I ALMOST put a motorcyclist down today

Discussion in 'The Perfect Line and Other Riding Myths' started by Carlo Muro, Jul 6, 2013.

  1. Carlo Muro

    Carlo Muro Supercàzzola

    Joined:
    May 2, 2008
    Oddometer:
    2,233
    Location:
    Mediocristan
    I'm doing a job now in Catania, Sicily. Today I was trying to find my way back to my hotel and I needed to make a U-Turn. I pulled off, carefully looked both ways, and proceeded to pull out. Just then, as my car entered the roadway, I saw a young man on a scooter, brakes locked, both feet down on the pavement, headed right for my door. I punched the accelerator and fortunately I had a car with something under the hood (big Volvo S60 turbo diesel) and was able to literally JUMP out of his way. I'll never understand how I got enough traction to pull away that fast.

    It was 100% my fault and I've been kicking myself all day long for it. The motorcyclist was, however, doing 3 things that I think he should consider changing to improve his chances of survival.
    1) He had no headlight
    2) He was riding really fast
    3) The color of his bike blended in almost perfectly with his surroundings.

    I am always VERY careful and respectful with regards to those on 2 wheels and I don't have to tell you why. I simply didn't see this guy. I may as well have been trying to dodge a bullet given his speed and lack of visibility. If this can happen to me, what happens when cagers are busy texting, eating, talking on their phone, or simply don't give a $h_t? This is food for thought and even though I cringe at intersections now when I ride, my pucker factor just went up another notch.

    Cheers
    #1
  2. ROAD DAMAGE

    ROAD DAMAGE Long timer

    Joined:
    Jun 3, 2007
    Oddometer:
    1,120
    Location:
    Steamboat Springs, COLORADO
    Hi Carlo,

    Glad you didn't get tangled up with the guy on the scooter.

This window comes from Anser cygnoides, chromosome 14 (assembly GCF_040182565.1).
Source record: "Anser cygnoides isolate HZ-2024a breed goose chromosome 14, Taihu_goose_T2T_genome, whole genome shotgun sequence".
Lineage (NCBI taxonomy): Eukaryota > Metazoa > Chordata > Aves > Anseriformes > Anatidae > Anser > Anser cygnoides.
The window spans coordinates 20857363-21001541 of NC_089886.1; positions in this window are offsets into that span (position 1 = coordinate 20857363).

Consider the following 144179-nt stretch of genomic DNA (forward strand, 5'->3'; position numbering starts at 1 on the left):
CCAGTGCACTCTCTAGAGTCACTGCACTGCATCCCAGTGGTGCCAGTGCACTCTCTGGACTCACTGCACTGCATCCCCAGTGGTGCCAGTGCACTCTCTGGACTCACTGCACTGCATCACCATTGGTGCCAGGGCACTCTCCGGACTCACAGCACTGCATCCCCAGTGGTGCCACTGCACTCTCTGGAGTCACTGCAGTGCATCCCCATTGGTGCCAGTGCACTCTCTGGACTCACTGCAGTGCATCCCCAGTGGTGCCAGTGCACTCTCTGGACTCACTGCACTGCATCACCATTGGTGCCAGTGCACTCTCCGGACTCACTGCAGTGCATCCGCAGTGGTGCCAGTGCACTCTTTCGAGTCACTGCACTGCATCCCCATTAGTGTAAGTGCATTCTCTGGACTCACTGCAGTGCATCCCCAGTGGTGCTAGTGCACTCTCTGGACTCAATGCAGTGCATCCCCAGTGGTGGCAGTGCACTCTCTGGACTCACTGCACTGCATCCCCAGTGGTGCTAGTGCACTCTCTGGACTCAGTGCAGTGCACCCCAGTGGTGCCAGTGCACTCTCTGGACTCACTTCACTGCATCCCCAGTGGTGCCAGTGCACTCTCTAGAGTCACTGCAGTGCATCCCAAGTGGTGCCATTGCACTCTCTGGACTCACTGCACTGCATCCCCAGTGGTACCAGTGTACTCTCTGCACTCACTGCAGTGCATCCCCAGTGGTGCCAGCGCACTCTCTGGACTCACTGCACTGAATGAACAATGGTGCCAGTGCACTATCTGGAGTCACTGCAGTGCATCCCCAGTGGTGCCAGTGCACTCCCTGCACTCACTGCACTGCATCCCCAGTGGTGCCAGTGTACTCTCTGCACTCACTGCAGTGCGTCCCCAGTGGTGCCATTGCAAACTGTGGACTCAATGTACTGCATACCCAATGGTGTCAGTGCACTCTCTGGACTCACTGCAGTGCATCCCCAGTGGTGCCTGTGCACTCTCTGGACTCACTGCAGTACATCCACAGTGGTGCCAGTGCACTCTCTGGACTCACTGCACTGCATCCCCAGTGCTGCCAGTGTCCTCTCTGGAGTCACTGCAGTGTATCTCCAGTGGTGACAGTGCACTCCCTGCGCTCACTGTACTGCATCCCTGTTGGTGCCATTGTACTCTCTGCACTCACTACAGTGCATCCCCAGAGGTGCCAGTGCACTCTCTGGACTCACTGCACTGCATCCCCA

I just try my best to NOT do U-Turns anymore. :D If I miss a turn or exit, I just go to the next one. Usually won't cost me more than a few seconds or minutes at the most.

    I've seen too many "near misses" as a result of U-turns.

    As drivers get older they get stiffer, and lazier when it comes to "getting a good look" at what's really going on. It's nice to be perpendicular to the road when you pull out. Easy to see both ways!

    Listening to my voices in the back of my head more as I age. It's served me well and is definitely a form of situational awareness.
    #2
  3. sperz1

    sperz1 UnStudly Adventurer

    Joined:
    Mar 10, 2010
    Oddometer:
    1,055
    Location:
    Pensacola, Fl
    I lived in Sigonella just outside of Catania for 6 months in the Navy. I absolutely refused to drive in the city. The locals have a different mentality to how the flow of traffic works compared to any other country I've been. That sucks you gave that rider a close call. But I can understand how those situations pop up.
    #3
  4. Homey

    Homey Been here awhile

    Joined:
    Aug 24, 2007
    Oddometer:
    596
    Location:
    California Central Coast
    Two other things he shouldn't have been doing:
    4) a Flintstone stop.
    5) riding a scooter.
    #4
  5. dolomoto

    dolomoto Destroyer of Motorcycles

    Joined:
    Jun 9, 2005
    Oddometer:
    2,687
    Location:
    Gen. Oglethorpe's 1733 folly
    Making a U-turn from the the road shoulder is seldom a good idea. It's much better to make a left turn (watching for vulnerable road users) into a lot, turn around and make a right turn in your new direction.

    Of course you already knew that but you did the most dangerous of the two.

    I can't make excuses for the scooter rider, I'm glad to hear that it shook you up. I think your claim of responsibility should stand without qualification (of the actions of the scooter rider).
    #5
  6. Bill Harris

    Bill Harris Confirmed Curmudgeon

    Joined:
    Sep 20, 2008
    Oddometer:
    8,700
    Location:
    backwoods Alabama
    I'm thinking that you made the U-turn with all due caution and used good judgement. The Scooterista, OTOH, didn't stack the deck in his favor by being in Stealth Mode. Two wrongs don't make a right, but he was wronger. Keep on driving carefully and don't obsess about this incident.